Gary’s LaTroy Hawkins still going strong with Mets
By John Mutka Post-Tribune senior correspondent June 30, 2013 10:52PM
LaTroy Hawkins, John Buck
Wins — 10, Twins, 1999
Starts — 33 (twice), Twins
Innings — 190.1, Twins, 1998
Saves — 28, Twins, 2001
Games — 77, Cubs, 2004
Holds — 20, Brewers, 2011
Postseason — 5.1 innings, Rockies, two hits, one earned run in five outings, 2007
Playoffs — Twins (2002, 2003), Rockies (2007, World Series), Brewers (2011)
Teams — Twins (1995-2003), Cubs (2004-5), Giants (2005), Orioles (2006), Rockies (2007), Yankees (2008), Astros (2008-9), Brewers (2010-11), Angels (2012), Mets (2013).
Updated: August 2, 2013 7:24AM
Give LaTroy Hawkins points for longevity.
Now on his 10th major league team, the durable Mets right-hander has thumbed his nose at Father Time by overcoming four disabling injuries in the last three years. Among active relievers, he trails only future Hall of Famer Mariano Rivera in career appearances.
Looking as trim as he did when he broke in with the Twins in 1995 as a starting pitcher, Hawkins did pack 50 pounds on his 6-5 frame after being drafted right out of West Side High School.
In recent years he has maintained his weight at 215, give or take a pound or two. Credit a diet heavy on vegetables and light on sodium.
New York is a long way from Gary, where his mother and grandparents still live. It’s even farther from Hawkins’ wife, Anita, who moved to Texas 13 years ago. They settled at a ranch near Dallas, where he raises Black Angus cattle between seasons.
Even though it’s a tough business because of chronic drought conditions, Hawkins is planning to increase his herd to 100 animals.
Ironically, “Hawk” seldom dines on steak. Maybe once in the last year. A fairly typical meal? During a midweek for a two-game series with the White Sox he treated himself to brown rice and jambalaya.
“A little spicy but good,” said Hawkins, who topped it off with a spoonful of cheesecake.
Later in the week Hawkins made his 33rd relief appearance in a makeup game at Colorado. It was his ninth straight outing without giving up an earned run. He pitched an inning, the norm for a setup guy, and picked up a rare victory.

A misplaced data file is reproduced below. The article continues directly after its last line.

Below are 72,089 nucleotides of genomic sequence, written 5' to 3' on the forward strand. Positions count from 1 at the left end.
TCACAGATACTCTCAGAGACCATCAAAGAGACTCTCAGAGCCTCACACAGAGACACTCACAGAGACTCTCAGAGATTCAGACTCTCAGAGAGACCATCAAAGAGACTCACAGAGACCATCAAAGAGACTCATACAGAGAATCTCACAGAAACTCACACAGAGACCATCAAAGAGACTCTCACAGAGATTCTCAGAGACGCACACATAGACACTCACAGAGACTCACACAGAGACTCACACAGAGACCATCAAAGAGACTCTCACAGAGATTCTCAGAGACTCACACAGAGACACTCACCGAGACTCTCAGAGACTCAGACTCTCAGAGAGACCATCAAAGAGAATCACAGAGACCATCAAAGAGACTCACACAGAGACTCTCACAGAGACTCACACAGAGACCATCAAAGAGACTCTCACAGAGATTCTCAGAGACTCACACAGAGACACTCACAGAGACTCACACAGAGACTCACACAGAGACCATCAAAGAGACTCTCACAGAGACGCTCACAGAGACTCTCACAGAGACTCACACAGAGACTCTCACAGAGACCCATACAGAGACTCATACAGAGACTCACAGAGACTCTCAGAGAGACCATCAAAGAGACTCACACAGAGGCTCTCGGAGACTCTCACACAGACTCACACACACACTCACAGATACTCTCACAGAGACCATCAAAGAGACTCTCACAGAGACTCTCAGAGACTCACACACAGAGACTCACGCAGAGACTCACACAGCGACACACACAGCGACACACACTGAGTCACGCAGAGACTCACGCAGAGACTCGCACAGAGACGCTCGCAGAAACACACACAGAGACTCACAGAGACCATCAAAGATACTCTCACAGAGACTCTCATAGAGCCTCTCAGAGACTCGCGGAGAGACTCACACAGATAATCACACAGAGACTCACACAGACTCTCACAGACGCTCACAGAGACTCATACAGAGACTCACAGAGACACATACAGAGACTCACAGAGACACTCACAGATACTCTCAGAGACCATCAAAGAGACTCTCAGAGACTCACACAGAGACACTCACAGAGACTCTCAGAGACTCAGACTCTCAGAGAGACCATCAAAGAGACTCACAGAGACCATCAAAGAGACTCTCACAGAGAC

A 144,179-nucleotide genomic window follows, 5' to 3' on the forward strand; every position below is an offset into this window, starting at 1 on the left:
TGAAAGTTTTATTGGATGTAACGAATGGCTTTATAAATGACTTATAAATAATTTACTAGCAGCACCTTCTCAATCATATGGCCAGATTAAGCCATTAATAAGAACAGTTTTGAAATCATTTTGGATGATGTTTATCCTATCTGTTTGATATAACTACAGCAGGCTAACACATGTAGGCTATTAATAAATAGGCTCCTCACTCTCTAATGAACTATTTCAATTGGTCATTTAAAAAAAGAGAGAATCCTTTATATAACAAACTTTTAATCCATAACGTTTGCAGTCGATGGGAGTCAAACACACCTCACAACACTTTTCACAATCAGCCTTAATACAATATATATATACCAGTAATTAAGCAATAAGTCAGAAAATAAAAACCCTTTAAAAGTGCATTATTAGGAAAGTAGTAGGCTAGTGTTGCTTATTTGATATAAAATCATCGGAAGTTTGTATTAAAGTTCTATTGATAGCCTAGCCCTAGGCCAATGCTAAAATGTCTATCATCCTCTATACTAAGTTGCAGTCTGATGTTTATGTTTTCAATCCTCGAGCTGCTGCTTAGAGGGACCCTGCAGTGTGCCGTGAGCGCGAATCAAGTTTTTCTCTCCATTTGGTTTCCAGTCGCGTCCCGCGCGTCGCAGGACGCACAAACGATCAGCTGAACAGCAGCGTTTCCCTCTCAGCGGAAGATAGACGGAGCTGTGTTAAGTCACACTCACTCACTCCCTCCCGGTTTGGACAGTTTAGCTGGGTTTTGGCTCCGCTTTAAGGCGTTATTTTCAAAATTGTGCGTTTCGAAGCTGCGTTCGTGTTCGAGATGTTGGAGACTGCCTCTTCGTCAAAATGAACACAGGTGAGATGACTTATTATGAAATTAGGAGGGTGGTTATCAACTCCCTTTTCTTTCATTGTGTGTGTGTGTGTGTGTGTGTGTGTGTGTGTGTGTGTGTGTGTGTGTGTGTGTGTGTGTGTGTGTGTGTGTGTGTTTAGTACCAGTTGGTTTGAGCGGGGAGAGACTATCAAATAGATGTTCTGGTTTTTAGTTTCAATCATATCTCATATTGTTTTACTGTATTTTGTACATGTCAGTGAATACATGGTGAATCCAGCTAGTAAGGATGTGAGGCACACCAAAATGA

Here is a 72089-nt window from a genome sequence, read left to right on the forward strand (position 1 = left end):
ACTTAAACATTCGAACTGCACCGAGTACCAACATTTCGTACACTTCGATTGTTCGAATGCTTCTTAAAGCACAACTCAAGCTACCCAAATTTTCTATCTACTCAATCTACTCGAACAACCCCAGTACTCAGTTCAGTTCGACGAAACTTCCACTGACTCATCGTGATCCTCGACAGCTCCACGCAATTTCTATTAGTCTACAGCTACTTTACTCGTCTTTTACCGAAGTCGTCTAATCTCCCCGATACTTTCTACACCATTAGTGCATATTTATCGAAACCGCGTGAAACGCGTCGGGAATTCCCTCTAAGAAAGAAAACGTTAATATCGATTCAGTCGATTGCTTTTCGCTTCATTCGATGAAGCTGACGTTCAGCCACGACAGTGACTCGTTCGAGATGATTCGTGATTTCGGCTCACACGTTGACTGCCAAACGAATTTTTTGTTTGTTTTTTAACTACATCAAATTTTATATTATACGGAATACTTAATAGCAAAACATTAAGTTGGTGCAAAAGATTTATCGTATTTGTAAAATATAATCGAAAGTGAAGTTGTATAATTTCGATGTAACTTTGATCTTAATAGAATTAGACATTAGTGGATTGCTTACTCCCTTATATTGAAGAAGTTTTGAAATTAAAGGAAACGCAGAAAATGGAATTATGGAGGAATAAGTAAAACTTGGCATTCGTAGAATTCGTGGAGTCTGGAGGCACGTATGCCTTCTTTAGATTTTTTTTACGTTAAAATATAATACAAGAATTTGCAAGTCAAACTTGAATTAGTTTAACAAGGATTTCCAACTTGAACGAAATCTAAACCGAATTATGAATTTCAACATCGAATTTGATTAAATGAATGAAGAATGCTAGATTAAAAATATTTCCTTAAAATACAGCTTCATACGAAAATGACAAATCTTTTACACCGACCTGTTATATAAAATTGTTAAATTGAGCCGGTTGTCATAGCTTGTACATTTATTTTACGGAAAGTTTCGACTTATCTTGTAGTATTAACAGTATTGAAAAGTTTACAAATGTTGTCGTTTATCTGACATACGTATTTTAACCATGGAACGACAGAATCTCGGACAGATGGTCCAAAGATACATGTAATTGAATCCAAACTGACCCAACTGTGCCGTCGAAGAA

Each trip to the mound could be his last, but bullpen coach Ricky Bones sends him out regularly. Velocity is not an issue for Hawkins, who prefers contact outs to strikeouts. It’s easier on his right shoulder, which has endured fatigue issues in the last few years.
So far so good. In 311/3 innings he has struck out 25, but walked only six.
“I’d much rather throw just two or three pitches to knock down hitters,” he said.
Hawkins relies on a fast ball, slider and a changeup.
Adding another pitch to his repertoire is no longer an option. He admits to having experimented with a split-finger fastball, but decided it wasn’t worth the risk.
“Too much stress on my elbow,” he explained.
A disciplined approach keeps him on track.
“On good days he can hit 93-94,” Bones said. “He’s consistently (around) 92 and does a good job of changing speeds.”
Bones admires the 40-year-old veteran for his positive influence on younger teammates as well as his pitching.
“He teaches them on and off the field,” Bones said. “He makes my life easier.”
In December, Hawkins seemed to be on the verge of involuntary retirement after the Angels did not renew him despite 48 appearances and a solid, if not spectacular 3.64 ERA. Fortunately, the Mets took a chance. Signed to a minor-league contract, he quickly showed he still had some gas left in his tank.
It cost them a mere $1 million base salary, chump change for a proven veteran even if performance incentives bump it up another $300,000.
Competition and comraderie are what motivates Hawkins. Eighty-two road games and nine different teams in the last 10 years is a price he is willing to pay to remain active.
“My kids love being in all these different cities, but it can be tough changing teams almost every year,” he said.
Waving his hand for emphasis in the visitor’s clubhouse at U.S. Cellular Field on Tuesday, he added, “I’d miss hanging with the guys.”
Despite love of the game Hawkins said he is not interested in coaching after retirement. Working in the front office sounds more appealing.
Considering his nomadic existence, someone jokingly suggested he should apply for traveling secretary, a job that currently belongs to Brian Small.
Meanwhile, he’ll continue to wear the familiar No. 32, which has identified him for most of his career. It’s a number he first wore in high school basketball, one of three sports he played for the Cougars.
He never formally requested it when changing teams, but it always seemed to find a way to his locker.
He grinned slyly. “In the minors (back in February) a kid was wearing it, but I gave him a little something for it.”
One of those angus steak dinners?
“A little more than that.”
One notable exception came in 2008, when he spent part of the season with the Yankees. Hawkins wore No. 21, which once belonged to Yankees icon Paul O’Neill. Diehard Yankees fans resented it so much that he quickly traded it in for No. 22.
The versatile right-hander has embraced every role, starting, setup man and closer, since being drafted out of high school in 1991. Asked which he preferred, he still misses taking the mound every fifth day, something he hasn’t done since the Twins switched him to the bullpen 1999.
“The further I get away from it the more I miss starting,” he said.
What might also motivate him is joining Rivera in the 1,000-game club. In the amazing Yankee’s 19th and final season, he leads the majors in saves. It’s a longshot for Hawk, who recently passed 900 games, but he could conceivably reach that milestone in 2014.
“Baseball is in my blood,” said the Gary iron man, who intends to represent the Steel City as long as he can compete effectively.
That’s an “A” positive.